pumpkin gingersnap cookies

Pumpkin Gingersnap Cookies

One of my sister’s and my favorite Christmas cookies is a molasses crinkle cookie and when I saw this recipe for pumpkin gingersnap cookies, I knew I had to make these for her. I have no idea when or how it started, but my sister and I started calling each other pumpkin. I know there’s a story behind, but I just can’t remember it, and we occasionally get each other silly pumpkin-themed things like pumpkin towels and pumpkin trivets. We also both really love baked pumpkin treats and combining a pumpkin cookie with the essence of one of our favorite holidays cookies, this I had to try!

Luckily a trip to Philadelphia was already in store, so I didn’t have to wait long before I could make these cookies for my sister. The night Joseph and I arrived, we headed out to an awesome happy hour at FARMiCiA with my sister and brother-in-law. Massachusetts law forbids happy hour specials on alcohol (terrible, horrible law!), so I was pretty psyched about these half-off cocktails. There was no question that both my sister and I were going to get the pumpkin cocktail, which we both thoroughly enjoyed. The drink was even topped off with little pumpkin sprinkles which made the drink very pretty, but were somewhat alarming when they came through the straw.

Pumpkin Gingersnap Cookies

Pumpkin Gingersnap Cookies

After another cocktail or two (because come on, half off cocktails!?) we walked back to their place for dinner. Dinner was entirely un-pumpkin related but super tasty because we made pizza with my favorite pepperoni from Vermont Smoke and Cure (we made up for it the next night by having pumpkin beer with butternut squash soup) and then we followed dinner with not one but two kinds of pumpkin cookies (second recipe coming soon!).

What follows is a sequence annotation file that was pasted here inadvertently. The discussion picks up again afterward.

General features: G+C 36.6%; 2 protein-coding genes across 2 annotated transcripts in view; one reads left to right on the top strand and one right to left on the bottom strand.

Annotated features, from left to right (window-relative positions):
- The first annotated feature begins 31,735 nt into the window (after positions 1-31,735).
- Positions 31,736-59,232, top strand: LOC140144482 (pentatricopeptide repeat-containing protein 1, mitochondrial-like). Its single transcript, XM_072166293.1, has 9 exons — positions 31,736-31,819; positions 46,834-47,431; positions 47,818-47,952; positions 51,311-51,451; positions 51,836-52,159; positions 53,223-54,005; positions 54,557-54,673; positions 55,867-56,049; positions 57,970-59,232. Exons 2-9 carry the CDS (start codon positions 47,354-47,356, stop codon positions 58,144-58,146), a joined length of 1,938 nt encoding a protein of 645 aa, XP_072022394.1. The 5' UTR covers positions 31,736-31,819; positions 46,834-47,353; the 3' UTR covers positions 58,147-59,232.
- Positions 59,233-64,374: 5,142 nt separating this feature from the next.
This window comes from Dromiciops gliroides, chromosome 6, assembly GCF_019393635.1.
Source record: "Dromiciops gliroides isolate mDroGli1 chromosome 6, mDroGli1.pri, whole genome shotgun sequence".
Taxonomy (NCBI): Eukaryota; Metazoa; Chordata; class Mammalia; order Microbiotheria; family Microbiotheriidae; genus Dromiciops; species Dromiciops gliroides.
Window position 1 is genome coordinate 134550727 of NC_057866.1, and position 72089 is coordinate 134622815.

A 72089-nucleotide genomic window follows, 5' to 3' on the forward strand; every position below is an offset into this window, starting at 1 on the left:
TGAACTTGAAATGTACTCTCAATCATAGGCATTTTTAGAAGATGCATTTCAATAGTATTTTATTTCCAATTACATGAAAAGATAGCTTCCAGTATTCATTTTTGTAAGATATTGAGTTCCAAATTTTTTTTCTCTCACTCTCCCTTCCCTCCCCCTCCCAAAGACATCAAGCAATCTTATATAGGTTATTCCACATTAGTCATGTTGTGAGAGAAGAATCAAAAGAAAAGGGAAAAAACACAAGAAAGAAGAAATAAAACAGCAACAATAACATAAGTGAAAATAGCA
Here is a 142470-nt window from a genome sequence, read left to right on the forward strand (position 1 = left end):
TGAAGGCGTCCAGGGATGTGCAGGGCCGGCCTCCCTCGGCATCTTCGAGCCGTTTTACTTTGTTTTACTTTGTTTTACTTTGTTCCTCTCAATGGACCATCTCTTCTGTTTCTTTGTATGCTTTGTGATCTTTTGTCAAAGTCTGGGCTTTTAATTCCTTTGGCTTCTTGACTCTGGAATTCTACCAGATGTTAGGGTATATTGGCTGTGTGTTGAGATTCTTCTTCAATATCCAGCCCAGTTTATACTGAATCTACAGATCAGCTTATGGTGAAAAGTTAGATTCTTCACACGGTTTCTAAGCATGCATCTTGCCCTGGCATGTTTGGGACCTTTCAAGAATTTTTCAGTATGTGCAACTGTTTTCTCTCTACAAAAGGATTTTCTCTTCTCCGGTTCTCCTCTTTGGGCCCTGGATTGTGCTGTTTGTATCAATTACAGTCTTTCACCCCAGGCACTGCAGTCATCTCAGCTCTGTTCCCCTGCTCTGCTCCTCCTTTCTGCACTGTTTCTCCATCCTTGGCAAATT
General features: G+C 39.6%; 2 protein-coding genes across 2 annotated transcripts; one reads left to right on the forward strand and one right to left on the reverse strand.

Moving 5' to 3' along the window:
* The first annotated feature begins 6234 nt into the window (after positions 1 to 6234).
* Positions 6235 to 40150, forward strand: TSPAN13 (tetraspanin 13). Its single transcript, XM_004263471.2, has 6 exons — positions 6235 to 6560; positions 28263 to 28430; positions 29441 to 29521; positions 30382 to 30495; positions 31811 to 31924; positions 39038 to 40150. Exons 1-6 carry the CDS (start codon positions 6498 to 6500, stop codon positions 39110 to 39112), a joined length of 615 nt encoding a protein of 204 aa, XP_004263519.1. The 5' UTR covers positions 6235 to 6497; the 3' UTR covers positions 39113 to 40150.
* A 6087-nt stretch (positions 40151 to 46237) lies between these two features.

Pumpkin Gingersnap Cookies

The pumpkin gingersnaps are everything I was hoping for and more. They texture of the pumpkin gingersnap is better than our traditional molasses crinkles because they stay perfectly soft all on their own whereas the molasses crinkles become rock hard in less than 24 hours if you don’t store a piece of bread with them (the moisture from the bread transfers to the cookies rendering a rock hard piece of bread and soft cookies). The pumpkin flavor is subtle, but it’s definitely there and the molasses gives it a nice complexity while the spices meld everything together into the perfect autumnal cookie.

Pumpkin Gingersnap Cookies

Yield: 3 dozen cookies


  • 4 ounces (½ cup) of butter, at room temperature
  • 7 ounces (1 cup) granulated sugar, plus 3½ ounces (½ cup) for rolling the cookies
  • ½ cup of canned pumpkin
  • 2 ¼ ounces (¼ cup) of molasses
  • 1 large egg
  • 1 teaspoon vanilla extract
  • 11 2/3 ounces (2 1/3 cups) all-purpose flour
  • 2 teaspoons baking soda
  • 2 teaspoons cinnamon
  • 1 1/2 teaspoons ground ginger
  • 1 teaspoon ground cloves
  • 1/2 teaspoon salt


  1. In the bowl of a stand mixer, beat the butter and sugar together until creamy and smooth (3-5 minutes). Add the pumpkin, molasses, egg, and vanilla extract, mix until well combined.
  2. In a medium bowl, whisk together flour, baking soda, spices, and salt. Add dry ingredients to wet ingredients and mix until combined. Refrigerate the cookie dough for at least 1 hour, preferably closer to 2-3 hours (the dough will be easier to roll into balls the colder and harder it is). The dough can be chilled for 2-3 days.
  3. When you are ready to bake, preheat oven to 350° F. Line a baking sheet with a Silpat or parchment paper. Place sugar in a small bowl. Roll tablespoon-sized balls of dough in sugar until well coated and place on prepared baking sheet, about 2 inches apart. Bake for 10–12 minutes, or until cookies look cracked and set at the edges. The cookies will still be soft. Let the cookies cool on the baking sheet for a 2-3 minutes after removing them from the oven, then transfer to a wire rack to cool completely.


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